Several provisions in the SECURE Act create more significant opportunities for plan participants to better prepare for retirement and change how and when they can access their money.
1. Employers Can Increase Their Automatic Enrollment Cap
Retirement plans may now increase the safe harbor automatic escalation cap from 10 percent to 15 percent. This provision is effective for plan years beginning after December 31, 2019.
2. Part-Time Workers Are Now Eligible
Employers must open retirement plan eligibility to employees who work 500+ hours per year over three consecutive years. This change applies to plan years beginning after December 31, 2020. Twelve-month periods beginning before January 1, 2021, shall not be taken into account.
3. Participants May Take a Distribution to Cover the Costs of the Adoption/Birth of a Child
Retirement plans may now allow participants to take a penalty-free “hardship” distribution of up to $5,000 for the birth or adoption of a child. This provision is effective for distributions made after December 31, 2019.
4. Required Minimum Distributions Age Increased
For those who turn 70 ½ in 2020, the required starting date for minimum distribution is now age 72. Additionally, the age for in-service distributions in pension plan or governmental section 457(b) plan is now age 59 ½. Plus, Individual Retirement Account (IRA) contributions are no longer capped by age. The effective date for this provision is December 31, 2019, for individuals who attain 70 ½ after such date.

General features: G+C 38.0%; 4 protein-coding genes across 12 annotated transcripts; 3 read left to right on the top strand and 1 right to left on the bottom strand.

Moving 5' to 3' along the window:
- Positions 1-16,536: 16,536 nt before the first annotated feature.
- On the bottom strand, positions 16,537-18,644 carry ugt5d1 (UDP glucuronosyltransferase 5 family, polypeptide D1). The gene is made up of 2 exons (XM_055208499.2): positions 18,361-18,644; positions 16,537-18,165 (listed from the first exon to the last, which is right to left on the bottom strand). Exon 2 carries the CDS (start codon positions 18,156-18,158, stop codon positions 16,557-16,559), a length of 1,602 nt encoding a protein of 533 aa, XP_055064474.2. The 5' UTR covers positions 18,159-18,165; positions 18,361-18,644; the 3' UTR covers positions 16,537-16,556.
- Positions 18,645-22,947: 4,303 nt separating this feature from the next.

5. Lifetime Income Options Must be Portable
The Act creates options for portability if a plan-level decision eliminates the lifetime income option from the plan. This provision is effective for plan years beginning after December 31, 2019.
6. The Elimination of Stretch IRAs – With Some Exceptions
Stretch IRAs are now required to be depleted no later than ten years after the depth of the investor for all, except:
- Minor children (but applies when they reach the age of majority)
- Disable or chronically ill person
- Those not more than ten years younger than the decedent
7. Grad School Compensation
Student aid paid to graduate and postdoctoral students is no longer treated as “compensation” and cannot be used as the basis for IRA contributions. Theoretically, this provision will help graduate students start their retirement savings earlier. The rule is effective for tax years beginning after December 31, 2019.
8. No More Credit Card Loans
The SECURE Act is making your funds in retirement plans more difficult to access before you reach retirement age. Now, participants are prohibited from borrowing money from their plans through credit and debit cards. Ideally, this will help participants avoid debt and help them protect their retirement savings.
9. Expansion of 529 Plans
The SECURE Act expands IRC Section 529 qualified tuition program accounts to now cover costs associated with registered apprenticeships and qualified education loan repayments. Participants may now use up to $10,000 to pay for qualified education loan repayments. This provision applies to distributions made after December 31, 2018.
There’s no doubt that the average employee needs more help saving for retirement. But there is some doubt as to whether the SECURE Act will really accomplish this goal. So, if you have more questions about the SECURE Act, or any retirement benefits questions, contact one of The Olson Group’s retirement advisers, today!